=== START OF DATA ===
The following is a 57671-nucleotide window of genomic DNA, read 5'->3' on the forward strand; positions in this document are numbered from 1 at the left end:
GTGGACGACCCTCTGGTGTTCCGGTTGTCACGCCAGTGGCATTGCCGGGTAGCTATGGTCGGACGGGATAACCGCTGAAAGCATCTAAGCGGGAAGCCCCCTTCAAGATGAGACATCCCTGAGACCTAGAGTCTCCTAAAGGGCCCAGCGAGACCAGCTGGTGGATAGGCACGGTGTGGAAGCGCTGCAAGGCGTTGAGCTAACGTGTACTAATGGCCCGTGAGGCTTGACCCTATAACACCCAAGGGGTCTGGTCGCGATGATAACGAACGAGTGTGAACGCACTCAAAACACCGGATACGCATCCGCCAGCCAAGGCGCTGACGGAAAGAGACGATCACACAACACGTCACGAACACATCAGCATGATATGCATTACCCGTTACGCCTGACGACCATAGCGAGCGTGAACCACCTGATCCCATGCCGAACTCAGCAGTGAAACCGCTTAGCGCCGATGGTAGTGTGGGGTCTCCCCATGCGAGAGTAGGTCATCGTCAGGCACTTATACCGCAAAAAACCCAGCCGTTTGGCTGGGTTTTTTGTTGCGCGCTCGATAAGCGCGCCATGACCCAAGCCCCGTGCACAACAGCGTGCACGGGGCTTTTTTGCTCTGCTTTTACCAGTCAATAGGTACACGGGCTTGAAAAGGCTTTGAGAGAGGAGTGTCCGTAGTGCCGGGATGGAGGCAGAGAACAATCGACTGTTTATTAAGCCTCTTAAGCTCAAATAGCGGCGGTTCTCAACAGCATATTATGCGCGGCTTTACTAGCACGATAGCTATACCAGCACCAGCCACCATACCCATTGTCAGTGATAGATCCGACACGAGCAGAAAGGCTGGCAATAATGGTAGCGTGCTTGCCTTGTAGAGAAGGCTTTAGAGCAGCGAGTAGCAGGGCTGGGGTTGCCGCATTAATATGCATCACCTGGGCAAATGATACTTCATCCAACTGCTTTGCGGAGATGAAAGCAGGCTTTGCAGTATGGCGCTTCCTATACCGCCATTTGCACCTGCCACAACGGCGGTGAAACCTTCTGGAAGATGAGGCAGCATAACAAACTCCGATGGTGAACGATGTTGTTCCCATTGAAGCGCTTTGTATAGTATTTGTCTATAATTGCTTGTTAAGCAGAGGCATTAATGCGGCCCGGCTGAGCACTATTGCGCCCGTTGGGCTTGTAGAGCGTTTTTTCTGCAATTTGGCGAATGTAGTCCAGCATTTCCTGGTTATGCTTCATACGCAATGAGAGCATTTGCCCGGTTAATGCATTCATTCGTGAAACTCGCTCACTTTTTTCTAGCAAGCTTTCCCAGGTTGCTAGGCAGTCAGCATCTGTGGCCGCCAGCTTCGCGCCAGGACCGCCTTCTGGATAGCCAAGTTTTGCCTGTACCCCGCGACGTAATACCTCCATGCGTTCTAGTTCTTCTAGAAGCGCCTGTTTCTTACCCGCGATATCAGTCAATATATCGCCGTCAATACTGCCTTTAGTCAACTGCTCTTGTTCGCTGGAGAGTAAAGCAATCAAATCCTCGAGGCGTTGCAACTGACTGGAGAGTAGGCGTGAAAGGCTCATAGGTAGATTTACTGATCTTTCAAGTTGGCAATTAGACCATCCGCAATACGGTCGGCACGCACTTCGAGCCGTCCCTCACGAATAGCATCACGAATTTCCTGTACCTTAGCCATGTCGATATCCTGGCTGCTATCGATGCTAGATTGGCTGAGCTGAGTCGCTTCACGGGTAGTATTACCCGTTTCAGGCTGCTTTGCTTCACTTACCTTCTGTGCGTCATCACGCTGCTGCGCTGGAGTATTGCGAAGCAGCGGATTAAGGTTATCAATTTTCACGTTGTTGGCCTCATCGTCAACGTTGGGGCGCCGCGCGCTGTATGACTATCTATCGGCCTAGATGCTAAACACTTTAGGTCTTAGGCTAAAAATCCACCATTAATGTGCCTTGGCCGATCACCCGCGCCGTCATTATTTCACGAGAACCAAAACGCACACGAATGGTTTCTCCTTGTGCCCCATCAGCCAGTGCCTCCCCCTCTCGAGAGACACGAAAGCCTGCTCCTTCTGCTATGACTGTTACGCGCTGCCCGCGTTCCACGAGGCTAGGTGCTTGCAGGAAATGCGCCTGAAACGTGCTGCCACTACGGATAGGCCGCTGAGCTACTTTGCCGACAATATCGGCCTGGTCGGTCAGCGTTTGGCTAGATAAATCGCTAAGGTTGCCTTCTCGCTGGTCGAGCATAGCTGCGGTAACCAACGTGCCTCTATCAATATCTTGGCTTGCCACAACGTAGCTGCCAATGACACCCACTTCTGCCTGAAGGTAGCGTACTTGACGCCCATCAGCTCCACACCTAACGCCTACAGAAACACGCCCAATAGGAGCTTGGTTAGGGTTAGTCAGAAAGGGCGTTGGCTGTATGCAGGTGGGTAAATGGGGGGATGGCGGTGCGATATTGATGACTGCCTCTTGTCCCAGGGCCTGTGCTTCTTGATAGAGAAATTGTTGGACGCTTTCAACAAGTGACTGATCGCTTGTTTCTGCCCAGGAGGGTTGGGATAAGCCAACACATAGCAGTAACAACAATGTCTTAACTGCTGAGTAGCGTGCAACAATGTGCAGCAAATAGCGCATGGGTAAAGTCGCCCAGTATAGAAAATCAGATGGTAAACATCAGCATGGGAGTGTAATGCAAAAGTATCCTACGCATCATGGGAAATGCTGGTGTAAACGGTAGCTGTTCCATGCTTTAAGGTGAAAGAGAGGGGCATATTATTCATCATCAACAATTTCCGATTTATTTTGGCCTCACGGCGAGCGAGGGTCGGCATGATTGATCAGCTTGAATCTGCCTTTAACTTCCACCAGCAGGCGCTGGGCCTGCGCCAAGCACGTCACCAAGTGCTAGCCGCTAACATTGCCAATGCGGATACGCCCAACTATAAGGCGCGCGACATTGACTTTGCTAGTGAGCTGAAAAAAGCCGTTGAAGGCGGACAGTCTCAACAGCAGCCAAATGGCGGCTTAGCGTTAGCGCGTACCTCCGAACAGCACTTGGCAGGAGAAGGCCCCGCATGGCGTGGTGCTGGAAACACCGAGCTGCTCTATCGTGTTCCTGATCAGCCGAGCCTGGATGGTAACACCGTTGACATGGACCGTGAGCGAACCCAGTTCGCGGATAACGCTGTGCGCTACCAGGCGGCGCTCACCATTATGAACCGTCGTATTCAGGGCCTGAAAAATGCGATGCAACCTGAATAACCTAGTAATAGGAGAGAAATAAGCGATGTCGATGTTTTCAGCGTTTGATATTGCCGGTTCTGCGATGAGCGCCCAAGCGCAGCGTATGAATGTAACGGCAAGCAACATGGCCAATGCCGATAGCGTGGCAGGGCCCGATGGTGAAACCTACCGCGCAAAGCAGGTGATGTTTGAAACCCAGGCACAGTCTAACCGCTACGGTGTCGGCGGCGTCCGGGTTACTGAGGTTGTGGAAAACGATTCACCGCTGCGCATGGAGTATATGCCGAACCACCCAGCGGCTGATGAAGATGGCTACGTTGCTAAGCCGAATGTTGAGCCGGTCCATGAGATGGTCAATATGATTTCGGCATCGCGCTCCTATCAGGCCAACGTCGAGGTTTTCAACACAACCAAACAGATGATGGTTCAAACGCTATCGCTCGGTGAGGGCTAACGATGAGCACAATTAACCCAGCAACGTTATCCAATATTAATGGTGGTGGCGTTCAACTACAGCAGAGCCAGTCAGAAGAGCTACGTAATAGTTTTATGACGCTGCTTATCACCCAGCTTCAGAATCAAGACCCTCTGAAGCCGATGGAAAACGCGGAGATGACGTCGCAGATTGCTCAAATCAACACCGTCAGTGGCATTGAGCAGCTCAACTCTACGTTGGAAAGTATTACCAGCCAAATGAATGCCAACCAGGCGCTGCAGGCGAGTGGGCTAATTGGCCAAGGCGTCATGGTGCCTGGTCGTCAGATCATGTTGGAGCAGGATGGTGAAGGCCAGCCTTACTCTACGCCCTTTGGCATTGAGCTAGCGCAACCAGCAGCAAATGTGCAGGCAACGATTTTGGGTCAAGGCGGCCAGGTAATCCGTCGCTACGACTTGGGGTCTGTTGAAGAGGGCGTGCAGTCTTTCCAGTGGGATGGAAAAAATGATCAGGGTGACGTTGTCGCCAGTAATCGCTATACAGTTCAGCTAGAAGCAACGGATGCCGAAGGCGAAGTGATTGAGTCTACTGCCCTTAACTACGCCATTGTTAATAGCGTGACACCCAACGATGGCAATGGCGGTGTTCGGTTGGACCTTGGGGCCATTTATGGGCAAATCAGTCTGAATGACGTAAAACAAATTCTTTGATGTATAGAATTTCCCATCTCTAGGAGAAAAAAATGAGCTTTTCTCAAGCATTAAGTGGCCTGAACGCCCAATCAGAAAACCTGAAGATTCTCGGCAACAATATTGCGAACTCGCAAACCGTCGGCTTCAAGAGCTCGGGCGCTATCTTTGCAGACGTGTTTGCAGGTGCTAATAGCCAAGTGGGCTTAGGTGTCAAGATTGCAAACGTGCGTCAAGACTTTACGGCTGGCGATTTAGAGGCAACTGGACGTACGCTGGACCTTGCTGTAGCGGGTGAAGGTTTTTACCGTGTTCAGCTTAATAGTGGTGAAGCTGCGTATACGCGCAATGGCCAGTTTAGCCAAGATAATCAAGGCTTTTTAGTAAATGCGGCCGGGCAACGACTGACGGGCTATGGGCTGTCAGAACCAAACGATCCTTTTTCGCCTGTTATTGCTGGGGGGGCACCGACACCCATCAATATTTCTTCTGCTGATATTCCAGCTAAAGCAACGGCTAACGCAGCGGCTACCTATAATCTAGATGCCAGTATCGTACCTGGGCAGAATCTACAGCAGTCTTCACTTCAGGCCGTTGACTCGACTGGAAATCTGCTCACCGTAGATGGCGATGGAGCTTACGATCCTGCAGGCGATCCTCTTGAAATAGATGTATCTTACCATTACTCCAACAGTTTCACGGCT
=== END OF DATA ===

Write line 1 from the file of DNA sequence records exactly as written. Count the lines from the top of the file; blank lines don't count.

The following is a 57671-nucleotide window of genomic DNA, read 5'->3' on the forward strand; positions in this document are numbered from 1 at the left end: